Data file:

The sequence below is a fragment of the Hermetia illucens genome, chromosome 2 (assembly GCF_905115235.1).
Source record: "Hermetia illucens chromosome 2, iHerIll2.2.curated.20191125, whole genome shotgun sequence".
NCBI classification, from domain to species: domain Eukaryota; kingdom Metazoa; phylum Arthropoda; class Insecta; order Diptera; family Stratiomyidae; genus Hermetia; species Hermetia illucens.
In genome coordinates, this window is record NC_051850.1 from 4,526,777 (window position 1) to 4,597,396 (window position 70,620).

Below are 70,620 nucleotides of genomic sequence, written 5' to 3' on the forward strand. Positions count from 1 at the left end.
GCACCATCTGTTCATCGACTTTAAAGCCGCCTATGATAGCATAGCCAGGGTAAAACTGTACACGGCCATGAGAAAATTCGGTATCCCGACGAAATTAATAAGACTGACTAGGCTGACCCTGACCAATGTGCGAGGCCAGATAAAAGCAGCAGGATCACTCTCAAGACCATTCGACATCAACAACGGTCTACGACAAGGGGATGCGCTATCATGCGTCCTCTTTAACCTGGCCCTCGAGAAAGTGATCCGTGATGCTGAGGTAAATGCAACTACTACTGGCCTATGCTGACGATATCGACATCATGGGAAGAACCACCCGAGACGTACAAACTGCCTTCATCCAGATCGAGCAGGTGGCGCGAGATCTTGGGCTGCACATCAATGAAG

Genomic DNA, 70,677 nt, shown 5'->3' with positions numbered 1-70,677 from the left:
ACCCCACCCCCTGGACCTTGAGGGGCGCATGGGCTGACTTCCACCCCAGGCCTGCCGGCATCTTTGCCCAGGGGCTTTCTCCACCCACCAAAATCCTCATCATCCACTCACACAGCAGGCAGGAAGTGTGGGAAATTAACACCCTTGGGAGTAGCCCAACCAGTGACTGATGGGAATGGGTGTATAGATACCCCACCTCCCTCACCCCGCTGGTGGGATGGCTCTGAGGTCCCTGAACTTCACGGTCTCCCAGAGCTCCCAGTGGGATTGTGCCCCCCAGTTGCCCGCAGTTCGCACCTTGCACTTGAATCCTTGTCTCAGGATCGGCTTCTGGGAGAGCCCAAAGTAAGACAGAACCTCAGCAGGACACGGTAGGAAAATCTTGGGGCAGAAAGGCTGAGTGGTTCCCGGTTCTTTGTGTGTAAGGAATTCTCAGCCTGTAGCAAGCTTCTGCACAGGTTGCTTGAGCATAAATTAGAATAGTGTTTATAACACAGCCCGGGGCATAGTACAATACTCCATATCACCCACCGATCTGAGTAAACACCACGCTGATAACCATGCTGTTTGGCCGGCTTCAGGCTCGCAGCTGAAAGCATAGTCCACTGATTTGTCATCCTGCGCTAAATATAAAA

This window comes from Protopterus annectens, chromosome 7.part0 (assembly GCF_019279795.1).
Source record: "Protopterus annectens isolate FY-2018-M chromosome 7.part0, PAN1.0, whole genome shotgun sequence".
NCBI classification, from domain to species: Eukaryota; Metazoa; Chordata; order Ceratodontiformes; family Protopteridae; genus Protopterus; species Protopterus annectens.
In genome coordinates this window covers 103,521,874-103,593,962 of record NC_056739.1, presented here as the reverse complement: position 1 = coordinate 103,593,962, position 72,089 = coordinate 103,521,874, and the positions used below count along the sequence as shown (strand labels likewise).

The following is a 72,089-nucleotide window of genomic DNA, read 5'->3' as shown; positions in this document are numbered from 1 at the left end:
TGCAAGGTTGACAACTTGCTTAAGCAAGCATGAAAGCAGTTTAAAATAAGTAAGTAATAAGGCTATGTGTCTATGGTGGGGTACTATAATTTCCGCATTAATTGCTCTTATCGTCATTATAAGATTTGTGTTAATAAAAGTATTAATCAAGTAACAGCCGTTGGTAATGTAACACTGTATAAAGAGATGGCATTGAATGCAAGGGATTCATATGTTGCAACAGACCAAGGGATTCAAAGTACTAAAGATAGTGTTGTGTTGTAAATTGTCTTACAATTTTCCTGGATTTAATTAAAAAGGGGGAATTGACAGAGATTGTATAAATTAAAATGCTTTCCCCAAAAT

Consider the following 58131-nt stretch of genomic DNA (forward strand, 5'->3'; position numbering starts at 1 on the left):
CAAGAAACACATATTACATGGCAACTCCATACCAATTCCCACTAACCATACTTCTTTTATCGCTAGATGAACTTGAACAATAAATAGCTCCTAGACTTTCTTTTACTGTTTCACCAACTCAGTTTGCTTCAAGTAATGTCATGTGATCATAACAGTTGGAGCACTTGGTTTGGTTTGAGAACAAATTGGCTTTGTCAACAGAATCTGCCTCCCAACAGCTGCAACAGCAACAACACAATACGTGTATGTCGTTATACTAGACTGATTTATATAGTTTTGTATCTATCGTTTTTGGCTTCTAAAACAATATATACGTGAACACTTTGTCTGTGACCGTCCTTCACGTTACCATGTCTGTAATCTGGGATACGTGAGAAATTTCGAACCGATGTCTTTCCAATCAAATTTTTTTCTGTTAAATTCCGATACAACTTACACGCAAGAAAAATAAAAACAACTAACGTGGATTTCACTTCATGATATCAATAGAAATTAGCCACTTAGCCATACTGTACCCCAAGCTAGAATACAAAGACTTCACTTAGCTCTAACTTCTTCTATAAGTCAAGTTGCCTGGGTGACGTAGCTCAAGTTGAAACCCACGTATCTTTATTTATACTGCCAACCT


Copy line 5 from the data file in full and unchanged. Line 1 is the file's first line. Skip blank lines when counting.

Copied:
Below are 70,620 nucleotides of genomic sequence, written 5' to 3' on the forward strand. Positions count from 1 at the left end.